51 years ago


I’ll never understand how getting married can feel so long ago, and yet so recent all in one moment.2012021211542903 51 years ago hardly seems a moment ago and yet it’s been a lifetime — more than a lifetime for some of my contemporaries. Parts are missing from my memory now, seems hard to believe.  Other details are as bright as the morning sun.   

Just like this year, I caught a cold in December. A few days before catching cold I had been to the Jeweler and contracted a custom engraved set of wedding rings.  The jeweler had a tool and die maker who did engraving on the side. 196001011142FAMILY20He agreed to engrave a series of 7 symbols around the circumference of the ring and have it done in 2 weeks.  Of course the ‘job’ wasn’t as easy as it was to describe.  Our rings were the same width, but the diameter was different (duh!)  so evenly spacing the work around different sized rings was a lot harder than he thought and as time got closer and closer to the wedding the rings still weren’t ready.

In the end, they magically appeared 2 days before the ceremony and I almost crawled over to the jewelers to pick them up.  Hard to believe that in 1968 I would by a custom engraving job including the cost of the rings for $133.25!  But there you have it.  Proof. Of course I would soon be starting a job at Wesley Memorial Hospital as a C.O. making all of $1.97 per hour!  A different world it was back then!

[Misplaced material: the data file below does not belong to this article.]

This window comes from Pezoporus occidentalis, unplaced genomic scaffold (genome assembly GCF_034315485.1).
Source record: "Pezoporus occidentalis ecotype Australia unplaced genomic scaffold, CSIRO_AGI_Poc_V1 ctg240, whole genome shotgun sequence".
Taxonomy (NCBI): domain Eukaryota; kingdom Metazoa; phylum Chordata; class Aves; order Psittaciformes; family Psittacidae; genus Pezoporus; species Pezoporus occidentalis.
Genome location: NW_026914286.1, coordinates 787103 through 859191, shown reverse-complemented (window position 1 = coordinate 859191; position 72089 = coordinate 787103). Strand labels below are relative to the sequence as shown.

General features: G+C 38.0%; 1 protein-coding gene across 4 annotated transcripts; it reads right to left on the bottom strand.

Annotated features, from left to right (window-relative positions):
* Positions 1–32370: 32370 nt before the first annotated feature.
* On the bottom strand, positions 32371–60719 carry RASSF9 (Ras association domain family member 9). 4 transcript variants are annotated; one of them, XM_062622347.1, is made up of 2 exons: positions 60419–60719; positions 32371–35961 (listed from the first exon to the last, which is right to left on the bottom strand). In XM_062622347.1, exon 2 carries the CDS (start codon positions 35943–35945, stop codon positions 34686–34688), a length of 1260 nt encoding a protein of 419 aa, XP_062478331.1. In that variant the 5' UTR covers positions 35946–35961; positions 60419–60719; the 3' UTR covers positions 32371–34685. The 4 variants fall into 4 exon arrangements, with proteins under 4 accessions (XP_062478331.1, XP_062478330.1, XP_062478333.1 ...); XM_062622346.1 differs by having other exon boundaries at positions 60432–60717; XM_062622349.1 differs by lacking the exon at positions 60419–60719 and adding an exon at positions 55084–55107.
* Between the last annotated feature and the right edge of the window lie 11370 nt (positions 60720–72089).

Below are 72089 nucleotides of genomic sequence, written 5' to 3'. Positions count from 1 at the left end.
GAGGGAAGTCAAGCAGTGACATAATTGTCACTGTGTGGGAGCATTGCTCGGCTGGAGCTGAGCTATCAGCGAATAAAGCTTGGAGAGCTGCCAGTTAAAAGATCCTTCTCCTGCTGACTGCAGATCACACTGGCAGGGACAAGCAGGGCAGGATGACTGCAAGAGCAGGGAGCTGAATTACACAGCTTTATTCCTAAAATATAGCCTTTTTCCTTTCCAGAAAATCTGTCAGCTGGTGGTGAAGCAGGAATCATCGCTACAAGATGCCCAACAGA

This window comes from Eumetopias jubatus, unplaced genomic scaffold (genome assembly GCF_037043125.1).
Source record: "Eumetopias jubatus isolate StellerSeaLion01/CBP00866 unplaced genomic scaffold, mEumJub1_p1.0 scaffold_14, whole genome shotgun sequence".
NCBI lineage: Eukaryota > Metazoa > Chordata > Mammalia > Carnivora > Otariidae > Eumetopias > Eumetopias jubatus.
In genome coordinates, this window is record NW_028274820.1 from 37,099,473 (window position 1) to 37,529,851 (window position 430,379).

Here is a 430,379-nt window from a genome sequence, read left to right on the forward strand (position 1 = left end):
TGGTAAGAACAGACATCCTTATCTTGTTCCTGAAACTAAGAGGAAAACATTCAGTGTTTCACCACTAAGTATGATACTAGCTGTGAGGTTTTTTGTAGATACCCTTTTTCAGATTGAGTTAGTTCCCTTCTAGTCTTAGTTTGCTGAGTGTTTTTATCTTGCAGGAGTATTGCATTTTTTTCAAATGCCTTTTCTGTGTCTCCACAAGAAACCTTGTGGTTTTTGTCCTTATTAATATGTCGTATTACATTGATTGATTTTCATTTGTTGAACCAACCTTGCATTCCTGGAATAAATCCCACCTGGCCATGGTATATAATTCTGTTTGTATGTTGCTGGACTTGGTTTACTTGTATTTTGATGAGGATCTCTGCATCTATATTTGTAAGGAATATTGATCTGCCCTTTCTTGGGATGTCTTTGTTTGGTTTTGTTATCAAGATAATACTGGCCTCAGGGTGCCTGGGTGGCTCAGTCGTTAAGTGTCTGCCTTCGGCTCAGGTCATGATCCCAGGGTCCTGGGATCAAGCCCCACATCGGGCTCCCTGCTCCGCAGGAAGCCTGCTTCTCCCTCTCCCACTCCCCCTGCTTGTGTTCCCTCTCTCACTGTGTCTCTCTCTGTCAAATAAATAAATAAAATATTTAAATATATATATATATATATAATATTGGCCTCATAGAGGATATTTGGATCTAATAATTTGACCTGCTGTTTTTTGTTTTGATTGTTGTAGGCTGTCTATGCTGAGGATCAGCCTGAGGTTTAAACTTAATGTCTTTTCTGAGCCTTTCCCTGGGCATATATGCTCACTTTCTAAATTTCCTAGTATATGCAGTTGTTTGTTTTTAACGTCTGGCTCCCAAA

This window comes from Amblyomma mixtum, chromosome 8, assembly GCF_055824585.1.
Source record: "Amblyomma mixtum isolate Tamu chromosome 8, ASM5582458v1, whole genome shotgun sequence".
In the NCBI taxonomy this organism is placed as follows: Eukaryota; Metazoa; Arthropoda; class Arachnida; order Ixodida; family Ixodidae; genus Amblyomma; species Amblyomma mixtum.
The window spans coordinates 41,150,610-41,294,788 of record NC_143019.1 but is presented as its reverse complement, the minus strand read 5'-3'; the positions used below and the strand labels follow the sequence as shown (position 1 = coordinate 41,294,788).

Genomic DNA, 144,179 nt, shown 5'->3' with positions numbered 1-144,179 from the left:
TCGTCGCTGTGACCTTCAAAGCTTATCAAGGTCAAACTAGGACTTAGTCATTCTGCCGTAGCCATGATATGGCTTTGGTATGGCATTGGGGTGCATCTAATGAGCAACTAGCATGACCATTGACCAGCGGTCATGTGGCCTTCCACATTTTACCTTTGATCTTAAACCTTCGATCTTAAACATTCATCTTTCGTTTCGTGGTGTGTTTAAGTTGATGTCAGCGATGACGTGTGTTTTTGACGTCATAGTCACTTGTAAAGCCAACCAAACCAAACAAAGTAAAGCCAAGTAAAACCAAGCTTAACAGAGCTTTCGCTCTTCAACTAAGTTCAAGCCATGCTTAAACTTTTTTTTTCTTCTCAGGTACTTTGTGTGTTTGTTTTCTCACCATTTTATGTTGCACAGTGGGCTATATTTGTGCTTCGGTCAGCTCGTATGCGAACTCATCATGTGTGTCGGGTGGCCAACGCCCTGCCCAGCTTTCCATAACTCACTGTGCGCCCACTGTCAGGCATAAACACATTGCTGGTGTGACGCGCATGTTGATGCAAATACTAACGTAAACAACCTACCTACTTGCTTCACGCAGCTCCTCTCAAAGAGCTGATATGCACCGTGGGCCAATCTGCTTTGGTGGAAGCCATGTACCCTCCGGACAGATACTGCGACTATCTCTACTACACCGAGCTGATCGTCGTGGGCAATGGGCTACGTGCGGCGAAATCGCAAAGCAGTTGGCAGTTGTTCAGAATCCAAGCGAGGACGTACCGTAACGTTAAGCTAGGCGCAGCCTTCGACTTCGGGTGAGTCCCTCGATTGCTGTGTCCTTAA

We were SO young then. Young and dumb.  Yet idealistic. And happy.

The idealistic and happy part, continue to this day.  The young, not so much.  And the dumb, well, I hope not — I think we’ve learned and understood a thing or two along the way.

It wasn’t but a couple years after this that Peg’s mom, Margaret, passed away. She had cancer of the spine and she suffered terribly.2012030106026438  But Peg was great with her,  she spent  a fair bit of time with her mom near the end, staying in Toledo while mom was approaching the end, and me in Chicago.  Rough times, back in the day when medical science refused to treat pain as we do now. “Oh, she can’t have more morphine” they said of a dying patient, “she might become addicted.”  I didn’t understand the logic back then, and I still don’t know how anyone could be that cruel, but Margaret went through a lot and I still think of her often even though I hardly got to know here in those couple short years.

Back when I was in ministry and marrying other couples I was always amazed at the (to me) strange peace that couples in love made between themselves.  There were couples who I thought wouldn’t last a weekend together because they argued so much who were absolutely gaga about each other.  Other couples seemed so laid back that you scarcely knew whether they were even acquainted — and yet somewhere there arose a passion impelling them to spend their lives together.  To this day I’m not aware of any of the couples I officiated for who have divorced.  There may be those, but I didn’t make it easy to get through my pre-marriage counselling.  And along the way I learned a lot about other people’s passions.